Researchers at Johns Hopkins think they have identified sites in the brain where "worrying" takes place. Using brain scans that measure blood flow variations, the scientists concluded that several structures on the right side are the site of anxious thoughts.
For the study, presented at the annual meeting of the Society for Neuroscience, 10 volunteers made short tapes describing their worries: recent family crises, stress in the workplace, financial problems, or other troubles. After volunteers listened to the same tapes, their brains were immediately scanned with a technique called functional positron emission tomography (PET), which detects differences in blood flow, an indicator of brain activity. Subjects also were scanned after listening to "neutral" tapes about flower auctions and flower arrangements.
"We subtracted the scans to find the difference, and it was clear that several areas on the right became more active during worrying," says Rudolf Hoehn-Saric, M.D., director of the anxiety disorders unit at Johns Hopkins.
"We saw an increase in the right frontal lobe, the planning and decision-making part of the brain, and in other areas on the right that are involved in arousal, self-examination and processing of new inputs," says Hoehn-Saric. The other areas included the basal ganglia, which coordinate and process messages from various parts of the brain; the cerebellum, whose functions include storing "routines"--frequently used patterns of thought or movements; and the pontine nuclei, which regulate arousal.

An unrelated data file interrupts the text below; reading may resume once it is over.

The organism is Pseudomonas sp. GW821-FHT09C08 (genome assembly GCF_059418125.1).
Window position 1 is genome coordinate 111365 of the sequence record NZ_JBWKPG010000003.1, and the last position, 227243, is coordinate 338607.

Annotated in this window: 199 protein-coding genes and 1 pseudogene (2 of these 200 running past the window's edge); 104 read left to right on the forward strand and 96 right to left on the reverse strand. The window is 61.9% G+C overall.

The new finding makes sense in light of historic evidence that the left side of the brain is involved in analytical thinking and the right in emotional, according to Hoehn-Saric.
"Worrying occurs when no easy solution is available, and the solution is often derived emotionally rather than rationally," he notes.
Scientists plan to follow up with studies of patients with anxiety disorders, psychiatric conditions that disable them with overwhelming concern about a particular aspect of their lives, such as cleanliness or their physical surroundings. Comparisons of the two studies could help scientists find anxiety disorders' origins in the brain.
Other authors on the study were Thomas Zeffiro, Daniel McLeod, Fuji Yokoi, Sally Symanski, Godfrey Pearlson, and Dean Foster Wong. This research was funded by the National Institutes of Health.
The above post is reprinted from materials provided by Johns Hopkins Medical Institutions. Note: Content may be edited for style and length.
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